As part of my attempts to be more consistent about blogging, I thought I’d share some relevant info and links about my Southern Reach series, which is coming out from FSG in 2014 and was just optioned by Paramount Pictures and Scott Rudin Productions. The novels are, in order, entitled Annihilation, Authority, and Acceptance. The subtext and thematic concerns of each play off of those titles in what I hope are somewhat sneaky ways. All three are also words used as hypnosis cues by one character to maintain control over other characters.
I posted a short synopsis of Annihilation, the first book, awhile back on this blog—as well as a short, rough-draft excerpt of the opening back when I finished it. A little later, I posted a bit from a section on the main character.
The mysterious Area X, a seemingly pristine wilderness protected by an invisible border, in which odd things are occurring, is heavily based on the St. Marks Wildlife Refuge. I’ve hiked there for over 15 years now, and the 14-mile trail I do is basically (transformed) the setting for Annihilation. Although none of the strange things in the book have occurred to me while hiking, some form of them has. For example, being charged by a wild boar or the peculiar dislocation of encountering dolphins in freshwater canals beside the trail. Other sections of the novel are based on exploring Botanical Bay on Vancouver Island. And there are other real-world affinities that make Annihilation very personal to me. (You can find nonfiction about me hiking in St. Marks in this blog entry.)
Meanwhile, the second book, Authority, is set back across the border, in the world we all know. The main character goes by the nickname of “Control” and has just taken over as the new director of the Southern Reach, the secret government agency that oversees the often ill-fated expeditions into Area X, trying to find out what’s going on. Control is another character, like the biologist, who goes his own way, but has been protected by his pedigree as a third-generation spook. What he finds in the Southern Reach is an agency that, over 30 years, has become more and more eccentric and less logical in its approaches. Not only does he have to negotiate his way through a toxic, Kafkaesque work terrain, but new information from Area X makes his job, and the tasks before him, ever more perilous and important. This situation combines with the odd notes left by the former director and newly uncovered video footage from the first expedition to go into Area X to give the novel the outward texture of a thriller. Learning more about the invisible border and other elements also makes Authority rather tension-filled.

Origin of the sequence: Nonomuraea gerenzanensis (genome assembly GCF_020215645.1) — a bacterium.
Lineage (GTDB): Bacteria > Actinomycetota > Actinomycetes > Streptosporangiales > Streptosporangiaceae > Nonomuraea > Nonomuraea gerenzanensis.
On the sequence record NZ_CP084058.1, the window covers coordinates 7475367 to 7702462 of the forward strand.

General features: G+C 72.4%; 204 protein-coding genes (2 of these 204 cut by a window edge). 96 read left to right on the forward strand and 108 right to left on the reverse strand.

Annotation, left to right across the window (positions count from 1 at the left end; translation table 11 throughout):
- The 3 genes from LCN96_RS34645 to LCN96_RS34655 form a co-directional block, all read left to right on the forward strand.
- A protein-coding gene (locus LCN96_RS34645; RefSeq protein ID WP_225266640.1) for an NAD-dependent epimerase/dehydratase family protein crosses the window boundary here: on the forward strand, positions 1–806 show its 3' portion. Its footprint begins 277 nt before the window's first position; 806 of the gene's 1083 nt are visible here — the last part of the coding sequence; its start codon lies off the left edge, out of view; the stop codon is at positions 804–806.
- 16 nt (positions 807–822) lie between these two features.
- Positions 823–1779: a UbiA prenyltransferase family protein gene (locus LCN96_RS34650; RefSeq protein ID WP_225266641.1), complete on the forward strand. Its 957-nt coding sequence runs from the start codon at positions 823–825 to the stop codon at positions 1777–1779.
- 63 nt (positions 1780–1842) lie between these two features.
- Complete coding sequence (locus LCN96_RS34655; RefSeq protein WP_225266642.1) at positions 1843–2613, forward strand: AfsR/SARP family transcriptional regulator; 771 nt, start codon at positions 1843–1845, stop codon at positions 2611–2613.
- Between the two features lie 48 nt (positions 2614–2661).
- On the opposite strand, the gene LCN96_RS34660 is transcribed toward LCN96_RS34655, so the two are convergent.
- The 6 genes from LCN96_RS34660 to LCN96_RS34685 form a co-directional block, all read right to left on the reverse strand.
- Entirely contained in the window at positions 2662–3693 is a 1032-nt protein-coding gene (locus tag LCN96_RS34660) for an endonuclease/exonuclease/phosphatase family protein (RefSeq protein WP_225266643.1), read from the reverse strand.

That’s pretty much all I’m willing to share about book two for now, except to say that it starts with a few shocks and just ramps up from there, but all of it firmly grounded in Control and his viewpoint on things.
Here are some other links of possible interest.
—Happy to see someone getting the texture/tone of the Southern Reach series right.
—Speculation here about how quickly the movie rights to the books were picked up. In actual fact, they read the first novel and loved it.
—Short piece that talks about the books not being YA. This is true. But the generalizations about YA speak more to the fact it’s a catch-all category than the actual quality of individual YA books.
–Indiewire places the Southern Reach series in the dystopia category. I think that’s legit from the brief descriptions of the novel out there, but I don’t view it as a dystopic vision, really.
I’m also happy to say I’m finished editing Annihilation for FSG, except for some mop-up, and I absolutely love my editor there, Sean MacDonald. Great notes and just the entire time I’ve felt we were on the same page. I think the novel is much better because of his involvement, and I feel very relaxed about the process of completing novels two and three.
A couple of people have asked me if I feel more pressure about completing the second and third novel after the movie deal news. The fact is, I don’t at all. If anything, I feel energized. It’s great enough that it’s Paramount, but Rudin’s production company has produced some of my all-time favorite films and they have a knack for turning novels into great movies, so it just motivates me even more. Nor does the idea of there potentially being movie versions out at all influence my writing process. I’m focused on doing what’s best for the novels, period.
So, in all possible ways, I think this is just a great situation to be in, and the only thing I’m grateful for is that it’s happening to me in my forties not when I was in my twenties or something. That twenty-something Jeff probably wouldn’t have been able to take it in stride, to be honest. Forty-something Jeff has pretty much experienced every possible scenario in publishing and it takes a lot to knock him out of his rhythm.